Limits...
Paclitaxel causes degeneration of both central and peripheral axon branches of dorsal root ganglia in mice.

Tasnim A, Rammelkamp Z, Slusher AB, Wozniak K, Slusher BS, Farah MH - BMC Neurosci (2016)

Bottom Line: Peripheral neuropathy is a common and dose-limiting side effect of many cancer chemotherapies.In the peripheral nerves, degenerated myelinated fibers were present in significantly greater numbers in distal segments than in proximal segments indicating that this model exhibits the distal-to-proximal degeneration pattern generally observed in human peripheral nerve disorders.We conclude that paclitaxel causes degeneration of both the peripheral and central branches of DRG axons, a finding that has implications for the site and mode of action of chemotherapy agents on the nervous system.

View Article: PubMed Central - PubMed

Affiliation: Neuromuscular Division, Department of Neurology, Johns Hopkins University School of Medicine, The John G. Rangos Sr. Building, Room 239, 855 N. Wolfe Street, Baltimore, MD, 21205, USA.

ABSTRACT

Background: Peripheral neuropathy is a common and dose-limiting side effect of many cancer chemotherapies. The taxane agents, including paclitaxel (Taxol(®)), are effective chemotherapeutic drugs but cause degeneration of predominantly large myelinated afferent sensory fibers of the peripheral nervous system in humans and animal models. Dorsal root ganglia (DRG) neurons are sensory neurons that have unipolar axons each with two branches: peripheral and central. While taxane agents induce degeneration of peripheral axons, whether they also cause degeneration of central nervous system axons is not clear. Using a mouse model of paclitaxel-induced neuropathy, we investigated the effects of paclitaxel on the central branches of sensory axons.

Results: We observed that in the spinal cords of paclitaxel-intoxicated mice, degenerated axons were present in the dorsal columns, where the central branches of DRG axons ascend rostrally. In the peripheral nerves, degenerated myelinated fibers were present in significantly greater numbers in distal segments than in proximal segments indicating that this model exhibits the distal-to-proximal degeneration pattern generally observed in human peripheral nerve disorders.

Conclusions: We conclude that paclitaxel causes degeneration of both the peripheral and central branches of DRG axons, a finding that has implications for the site and mode of action of chemotherapy agents on the nervous system.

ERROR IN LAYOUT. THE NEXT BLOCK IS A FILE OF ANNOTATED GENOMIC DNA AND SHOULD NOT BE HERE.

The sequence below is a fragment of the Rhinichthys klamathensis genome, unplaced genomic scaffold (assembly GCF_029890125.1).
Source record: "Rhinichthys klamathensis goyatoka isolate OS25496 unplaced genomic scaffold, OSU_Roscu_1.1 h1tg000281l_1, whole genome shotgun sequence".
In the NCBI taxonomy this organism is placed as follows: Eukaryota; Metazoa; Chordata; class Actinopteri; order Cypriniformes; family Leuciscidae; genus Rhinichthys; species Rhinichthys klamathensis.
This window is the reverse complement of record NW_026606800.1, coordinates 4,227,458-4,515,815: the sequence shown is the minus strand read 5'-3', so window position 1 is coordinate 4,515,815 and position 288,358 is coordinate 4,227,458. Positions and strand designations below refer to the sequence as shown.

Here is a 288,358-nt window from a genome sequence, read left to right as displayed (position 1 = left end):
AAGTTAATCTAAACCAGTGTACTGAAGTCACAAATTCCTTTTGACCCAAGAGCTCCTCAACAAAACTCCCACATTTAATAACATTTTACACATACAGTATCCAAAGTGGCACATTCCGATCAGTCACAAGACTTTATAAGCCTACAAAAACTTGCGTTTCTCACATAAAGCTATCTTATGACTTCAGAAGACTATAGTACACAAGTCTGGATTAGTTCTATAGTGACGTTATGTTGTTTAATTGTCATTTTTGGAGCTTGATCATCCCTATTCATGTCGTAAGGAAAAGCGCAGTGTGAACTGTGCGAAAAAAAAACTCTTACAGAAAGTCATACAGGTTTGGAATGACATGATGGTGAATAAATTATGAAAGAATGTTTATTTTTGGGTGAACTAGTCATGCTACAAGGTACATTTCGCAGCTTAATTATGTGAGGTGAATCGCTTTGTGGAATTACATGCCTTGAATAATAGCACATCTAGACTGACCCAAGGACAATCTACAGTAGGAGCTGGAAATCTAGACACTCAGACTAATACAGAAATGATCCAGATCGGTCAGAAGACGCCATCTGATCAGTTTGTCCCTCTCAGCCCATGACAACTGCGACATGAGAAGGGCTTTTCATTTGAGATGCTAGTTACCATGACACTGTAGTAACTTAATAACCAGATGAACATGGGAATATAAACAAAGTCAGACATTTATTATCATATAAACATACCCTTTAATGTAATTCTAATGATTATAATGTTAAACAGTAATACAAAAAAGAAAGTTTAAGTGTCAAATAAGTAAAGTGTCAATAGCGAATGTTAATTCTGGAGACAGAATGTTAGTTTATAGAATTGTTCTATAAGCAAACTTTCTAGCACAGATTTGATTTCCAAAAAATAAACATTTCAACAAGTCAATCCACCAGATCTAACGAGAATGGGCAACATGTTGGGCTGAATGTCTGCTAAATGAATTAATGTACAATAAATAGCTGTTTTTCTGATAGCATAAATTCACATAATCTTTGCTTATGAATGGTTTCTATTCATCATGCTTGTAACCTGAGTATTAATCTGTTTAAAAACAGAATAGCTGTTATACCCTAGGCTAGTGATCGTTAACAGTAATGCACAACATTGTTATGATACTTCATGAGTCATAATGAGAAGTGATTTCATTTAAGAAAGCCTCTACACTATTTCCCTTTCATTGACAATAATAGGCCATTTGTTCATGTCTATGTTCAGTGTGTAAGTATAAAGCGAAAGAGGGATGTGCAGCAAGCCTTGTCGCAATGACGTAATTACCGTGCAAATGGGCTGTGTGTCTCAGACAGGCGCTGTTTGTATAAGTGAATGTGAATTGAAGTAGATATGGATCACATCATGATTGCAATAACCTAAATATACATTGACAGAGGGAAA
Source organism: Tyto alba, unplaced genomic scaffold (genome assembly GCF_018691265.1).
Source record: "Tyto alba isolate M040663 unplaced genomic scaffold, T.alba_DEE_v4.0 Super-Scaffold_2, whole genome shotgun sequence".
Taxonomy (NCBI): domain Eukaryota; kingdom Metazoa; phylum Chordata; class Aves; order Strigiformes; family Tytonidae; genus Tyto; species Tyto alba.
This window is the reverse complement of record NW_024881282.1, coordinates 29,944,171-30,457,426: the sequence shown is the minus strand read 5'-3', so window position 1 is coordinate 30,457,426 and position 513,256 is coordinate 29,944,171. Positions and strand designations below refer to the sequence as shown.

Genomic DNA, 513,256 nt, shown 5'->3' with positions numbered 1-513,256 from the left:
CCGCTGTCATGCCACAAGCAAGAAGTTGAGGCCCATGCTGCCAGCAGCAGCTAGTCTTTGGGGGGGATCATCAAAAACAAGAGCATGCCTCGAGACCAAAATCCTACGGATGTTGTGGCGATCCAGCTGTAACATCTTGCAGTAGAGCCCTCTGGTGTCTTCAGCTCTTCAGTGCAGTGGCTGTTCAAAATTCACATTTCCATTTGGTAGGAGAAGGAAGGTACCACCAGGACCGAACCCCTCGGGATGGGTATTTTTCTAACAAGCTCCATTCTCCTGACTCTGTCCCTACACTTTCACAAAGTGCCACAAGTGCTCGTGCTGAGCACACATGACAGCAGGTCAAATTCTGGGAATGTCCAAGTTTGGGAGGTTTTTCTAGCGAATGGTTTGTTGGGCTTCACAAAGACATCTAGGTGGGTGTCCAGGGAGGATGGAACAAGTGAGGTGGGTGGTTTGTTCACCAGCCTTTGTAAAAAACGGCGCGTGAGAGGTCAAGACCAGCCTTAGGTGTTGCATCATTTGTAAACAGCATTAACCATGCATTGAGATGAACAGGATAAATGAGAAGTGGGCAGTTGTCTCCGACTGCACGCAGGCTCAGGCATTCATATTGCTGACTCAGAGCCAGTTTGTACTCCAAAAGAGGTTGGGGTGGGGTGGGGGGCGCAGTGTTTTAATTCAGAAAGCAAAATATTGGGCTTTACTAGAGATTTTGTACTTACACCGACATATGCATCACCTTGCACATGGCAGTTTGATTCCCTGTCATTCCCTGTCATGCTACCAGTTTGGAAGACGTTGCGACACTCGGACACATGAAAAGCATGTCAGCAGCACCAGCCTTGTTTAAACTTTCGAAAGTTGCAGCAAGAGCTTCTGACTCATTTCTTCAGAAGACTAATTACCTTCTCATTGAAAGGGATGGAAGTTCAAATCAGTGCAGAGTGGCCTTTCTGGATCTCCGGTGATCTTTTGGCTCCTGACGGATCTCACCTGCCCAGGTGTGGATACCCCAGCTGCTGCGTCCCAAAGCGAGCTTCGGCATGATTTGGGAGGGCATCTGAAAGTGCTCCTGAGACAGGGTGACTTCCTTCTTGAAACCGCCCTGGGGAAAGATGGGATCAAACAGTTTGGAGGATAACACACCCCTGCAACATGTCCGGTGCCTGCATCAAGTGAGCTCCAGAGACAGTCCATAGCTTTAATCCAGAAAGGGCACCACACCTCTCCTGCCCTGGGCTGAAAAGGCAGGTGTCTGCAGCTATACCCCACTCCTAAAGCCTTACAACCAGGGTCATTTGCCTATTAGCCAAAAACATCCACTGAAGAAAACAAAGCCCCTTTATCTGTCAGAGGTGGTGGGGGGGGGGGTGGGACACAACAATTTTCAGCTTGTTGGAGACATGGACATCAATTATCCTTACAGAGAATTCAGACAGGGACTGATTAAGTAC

No MeSH data available.


Related in: MedlinePlus

Electron microscope images of degenerated of axons in the dorsal column. A EM image showing healthy and no degenerated axons (arrows) and myelin ovoids in the ventral horn of lumbar region of mice intoxicated with paclitaxel. B Low magnification EM image showing degenerated axons (arrows) and myelin ovoids in the dorsal column of lumbar region. C High magnification EM images of lumbar level showing degenerated axons at various stages of degeneration. Arrowhead points to degenerated axoplasm filled with organelles. Arrow points to degenerated myelin profile that has already collapsed following degeneration of axoplasm
© Copyright Policy - OpenAccess
Related In: Results  -  Collection

License 1 - License 2
getmorefigures.php?uid=PMC4940970&req=5

Fig2: Electron microscope images of degenerated of axons in the dorsal column. A EM image showing healthy and no degenerated axons (arrows) and myelin ovoids in the ventral horn of lumbar region of mice intoxicated with paclitaxel. B Low magnification EM image showing degenerated axons (arrows) and myelin ovoids in the dorsal column of lumbar region. C High magnification EM images of lumbar level showing degenerated axons at various stages of degeneration. Arrowhead points to degenerated axoplasm filled with organelles. Arrow points to degenerated myelin profile that has already collapsed following degeneration of axoplasm

Mentions: Each DRG neuron has a unipolar axon with two branches: peripheral and central. Given the degenerative effect of paclitaxel on peripheral sensory axons, we asked whether the central branches of DRG axons are also affected. We examined representative sections of spinal cords at all levels, and degeneration was observed at all representative levels. In semithin 1 μm plastic sections, degenerated myelin profiles were present in the dorsal column, where central branches of DRG axons ascend rostrally (Fig. 1a–f). Within the spinal cord, degenerated myelin profiles, the footprint of degenerated myelinated axons, were restricted to the dorsal column. None were present in the ventral horn or lateral columns (Fig. 2A), indicating that the toxic effects of paclitaxel were restricted to ascending sensory axons (Fig. 1a–f). Further, the pattern of degeneration in the dorsal column spanned medial and lateral areas of the dorsal column.Fig. 1